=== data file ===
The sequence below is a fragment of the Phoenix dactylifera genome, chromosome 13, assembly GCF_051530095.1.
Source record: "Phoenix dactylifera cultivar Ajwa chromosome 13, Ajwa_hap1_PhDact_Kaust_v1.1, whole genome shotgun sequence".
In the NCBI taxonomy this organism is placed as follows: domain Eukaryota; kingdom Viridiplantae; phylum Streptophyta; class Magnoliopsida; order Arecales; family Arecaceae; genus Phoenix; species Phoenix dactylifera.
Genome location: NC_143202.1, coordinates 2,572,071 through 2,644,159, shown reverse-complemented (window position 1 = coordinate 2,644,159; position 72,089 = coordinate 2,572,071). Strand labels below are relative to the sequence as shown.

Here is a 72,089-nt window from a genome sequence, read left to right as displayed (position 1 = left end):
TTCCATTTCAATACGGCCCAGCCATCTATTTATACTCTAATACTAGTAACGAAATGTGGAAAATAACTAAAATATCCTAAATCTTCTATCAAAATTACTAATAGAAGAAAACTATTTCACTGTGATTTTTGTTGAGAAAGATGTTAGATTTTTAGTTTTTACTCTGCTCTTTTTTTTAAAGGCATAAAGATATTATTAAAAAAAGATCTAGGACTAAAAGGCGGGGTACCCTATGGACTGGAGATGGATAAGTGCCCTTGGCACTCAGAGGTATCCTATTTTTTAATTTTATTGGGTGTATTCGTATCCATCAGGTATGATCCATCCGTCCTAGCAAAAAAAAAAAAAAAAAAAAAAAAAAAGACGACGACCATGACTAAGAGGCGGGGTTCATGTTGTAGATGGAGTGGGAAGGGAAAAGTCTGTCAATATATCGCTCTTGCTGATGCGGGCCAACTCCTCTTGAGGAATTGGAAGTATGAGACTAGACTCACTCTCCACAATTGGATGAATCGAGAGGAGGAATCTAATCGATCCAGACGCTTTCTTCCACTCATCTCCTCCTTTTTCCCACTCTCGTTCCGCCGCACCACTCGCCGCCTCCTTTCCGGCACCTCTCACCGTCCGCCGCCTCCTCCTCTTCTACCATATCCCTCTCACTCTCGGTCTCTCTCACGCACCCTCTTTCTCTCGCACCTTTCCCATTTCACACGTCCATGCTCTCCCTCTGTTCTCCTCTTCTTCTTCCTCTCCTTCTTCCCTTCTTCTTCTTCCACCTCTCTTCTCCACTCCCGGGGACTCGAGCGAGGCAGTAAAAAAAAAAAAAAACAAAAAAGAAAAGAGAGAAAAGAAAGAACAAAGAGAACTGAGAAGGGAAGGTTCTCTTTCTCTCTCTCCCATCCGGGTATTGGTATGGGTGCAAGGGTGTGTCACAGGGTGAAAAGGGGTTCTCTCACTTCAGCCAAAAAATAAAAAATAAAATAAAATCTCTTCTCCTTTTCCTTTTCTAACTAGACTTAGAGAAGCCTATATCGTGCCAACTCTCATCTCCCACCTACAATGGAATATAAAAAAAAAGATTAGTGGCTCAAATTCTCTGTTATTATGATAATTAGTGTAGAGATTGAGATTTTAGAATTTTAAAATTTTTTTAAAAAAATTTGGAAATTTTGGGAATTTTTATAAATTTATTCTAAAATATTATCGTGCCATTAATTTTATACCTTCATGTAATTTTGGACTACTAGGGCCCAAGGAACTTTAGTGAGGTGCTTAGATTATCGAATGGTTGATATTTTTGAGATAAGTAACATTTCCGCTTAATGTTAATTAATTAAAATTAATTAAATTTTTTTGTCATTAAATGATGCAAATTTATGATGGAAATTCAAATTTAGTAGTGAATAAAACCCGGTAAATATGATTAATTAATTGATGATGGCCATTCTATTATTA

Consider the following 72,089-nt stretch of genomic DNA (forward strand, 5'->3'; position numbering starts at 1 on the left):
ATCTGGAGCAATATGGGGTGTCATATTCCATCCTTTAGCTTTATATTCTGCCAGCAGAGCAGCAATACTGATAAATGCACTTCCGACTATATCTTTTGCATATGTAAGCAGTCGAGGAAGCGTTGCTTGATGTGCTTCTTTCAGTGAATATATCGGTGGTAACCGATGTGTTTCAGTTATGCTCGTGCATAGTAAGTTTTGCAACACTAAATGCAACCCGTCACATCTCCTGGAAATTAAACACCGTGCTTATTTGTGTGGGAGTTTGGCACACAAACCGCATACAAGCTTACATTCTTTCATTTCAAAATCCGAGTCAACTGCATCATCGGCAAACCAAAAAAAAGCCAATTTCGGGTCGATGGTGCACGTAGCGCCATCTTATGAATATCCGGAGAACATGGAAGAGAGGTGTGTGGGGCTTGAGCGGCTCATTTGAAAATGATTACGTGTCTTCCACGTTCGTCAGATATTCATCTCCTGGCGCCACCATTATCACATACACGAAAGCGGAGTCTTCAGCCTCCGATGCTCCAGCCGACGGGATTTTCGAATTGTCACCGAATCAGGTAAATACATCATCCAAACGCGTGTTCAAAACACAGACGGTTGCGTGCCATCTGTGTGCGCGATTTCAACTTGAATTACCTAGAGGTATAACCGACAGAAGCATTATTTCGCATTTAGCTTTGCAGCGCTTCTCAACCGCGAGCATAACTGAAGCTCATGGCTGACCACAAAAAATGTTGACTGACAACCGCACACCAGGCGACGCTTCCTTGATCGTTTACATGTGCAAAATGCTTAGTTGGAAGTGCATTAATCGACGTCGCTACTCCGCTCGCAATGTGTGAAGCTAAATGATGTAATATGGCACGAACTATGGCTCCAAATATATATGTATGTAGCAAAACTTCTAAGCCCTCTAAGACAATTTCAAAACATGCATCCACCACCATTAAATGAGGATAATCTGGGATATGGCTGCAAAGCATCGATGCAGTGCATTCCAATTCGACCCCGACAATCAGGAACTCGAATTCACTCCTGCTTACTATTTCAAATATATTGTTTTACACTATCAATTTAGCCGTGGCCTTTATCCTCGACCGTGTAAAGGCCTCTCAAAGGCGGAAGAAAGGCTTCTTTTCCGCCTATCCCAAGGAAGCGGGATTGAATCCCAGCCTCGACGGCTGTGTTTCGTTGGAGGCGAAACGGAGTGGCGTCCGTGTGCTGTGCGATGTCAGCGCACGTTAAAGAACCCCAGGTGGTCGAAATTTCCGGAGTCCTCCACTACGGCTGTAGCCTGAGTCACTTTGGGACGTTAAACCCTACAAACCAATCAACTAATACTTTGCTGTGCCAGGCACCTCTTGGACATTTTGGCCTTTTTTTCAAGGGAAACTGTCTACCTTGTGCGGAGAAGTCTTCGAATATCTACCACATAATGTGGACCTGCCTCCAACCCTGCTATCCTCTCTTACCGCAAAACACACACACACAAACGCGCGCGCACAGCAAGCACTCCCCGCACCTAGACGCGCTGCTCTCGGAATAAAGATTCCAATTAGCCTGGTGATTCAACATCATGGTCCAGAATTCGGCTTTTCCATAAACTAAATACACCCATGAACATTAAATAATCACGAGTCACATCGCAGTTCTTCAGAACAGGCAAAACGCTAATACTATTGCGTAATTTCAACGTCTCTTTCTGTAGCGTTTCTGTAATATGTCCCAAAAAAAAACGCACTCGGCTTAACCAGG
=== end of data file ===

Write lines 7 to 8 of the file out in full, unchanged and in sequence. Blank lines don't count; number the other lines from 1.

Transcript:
Consider the following 72,089-nt stretch of genomic DNA (forward strand, 5'->3'; position numbering starts at 1 on the left):
ATCTGGAGCAATATGGGGTGTCATATTCCATCCTTTAGCTTTATATTCTGCCAGCAGAGCAGCAATACTGATAAATGCACTTCCGACTATATCTTTTGCATATGTAAGCAGTCGAGGAAGCGTTGCTTGATGTGCTTCTTTCAGTGAATATATCGGTGGTAACCGATGTGTTTCAGTTATGCTCGTGCATAGTAAGTTTTGCAACACTAAATGCAACCCGTCACATCTCCTGGAAATTAAACACCGTGCTTATTTGTGTGGGAGTTTGGCACACAAACCGCATACAAGCTTACATTCTTTCATTTCAAAATCCGAGTCAACTGCATCATCGGCAAACCAAAAAAAAGCCAATTTCGGGTCGATGGTGCACGTAGCGCCATCTTATGAATATCCGGAGAACATGGAAGAGAGGTGTGTGGGGCTTGAGCGGCTCATTTGAAAATGATTACGTGTCTTCCACGTTCGTCAGATATTCATCTCCTGGCGCCACCATTATCACATACACGAAAGCGGAGTCTTCAGCCTCCGATGCTCCAGCCGACGGGATTTTCGAATTGTCACCGAATCAGGTAAATACATCATCCAAACGCGTGTTCAAAACACAGACGGTTGCGTGCCATCTGTGTGCGCGATTTCAACTTGAATTACCTAGAGGTATAACCGACAGAAGCATTATTTCGCATTTAGCTTTGCAGCGCTTCTCAACCGCGAGCATAACTGAAGCTCATGGCTGACCACAAAAAATGTTGACTGACAACCGCACACCAGGCGACGCTTCCTTGATCGTTTACATGTGCAAAATGCTTAGTTGGAAGTGCATTAATCGACGTCGCTACTCCGCTCGCAATGTGTGAAGCTAAATGATGTAATATGGCACGAACTATGGCTCCAAATATATATGTATGTAGCAAAACTTCTAAGCCCTCTAAGACAATTTCAAAACATGCATCCACCACCATTAAATGAGGATAATCTGGGATATGGCTGCAAAGCATCGATGCAGTGCATTCCAATTCGACCCCGACAATCAGGAACTCGAATTCACTCCTGCTTACTATTTCAAATATATTGTTTTACACTATCAATTTAGCCGTGGCCTTTATCCTCGACCGTGTAAAGGCCTCTCAAAGGCGGAAGAAAGGCTTCTTTTCCGCCTATCCCAAGGAAGCGGGATTGAATCCCAGCCTCGACGGCTGTGTTTCGTTGGAGGCGAAACGGAGTGGCGTCCGTGTGCTGTGCGATGTCAGCGCACGTTAAAGAACCCCAGGTGGTCGAAATTTCCGGAGTCCTCCACTACGGCTGTAGCCTGAGTCACTTTGGGACGTTAAACCCTACAAACCAATCAACTAATACTTTGCTGTGCCAGGCACCTCTTGGACATTTTGGCCTTTTTTTCAAGGGAAACTGTCTACCTTGTGCGGAGAAGTCTTCGAATATCTACCACATAATGTGGACCTGCCTCCAACCCTGCTATCCTCTCTTACCGCAAAACACACACACACAAACGCGCGCGCACAGCAAGCACTCCCCGCACCTAGACGCGCTGCTCTCGGAATAAAGATTCCAATTAGCCTGGTGATTCAACATCATGGTCCAGAATTCGGCTTTTCCATAAACTAAATACACCCATGAACATTAAATAATCACGAGTCACATCGCAGTTCTTCAGAACAGGCAAAACGCTAATACTATTGCGTAATTTCAACGTCTCTTTCTGTAGCGTTTCTGTAATATGTCCCAAAAAAAAACGCACTCGGCTTAACCAGG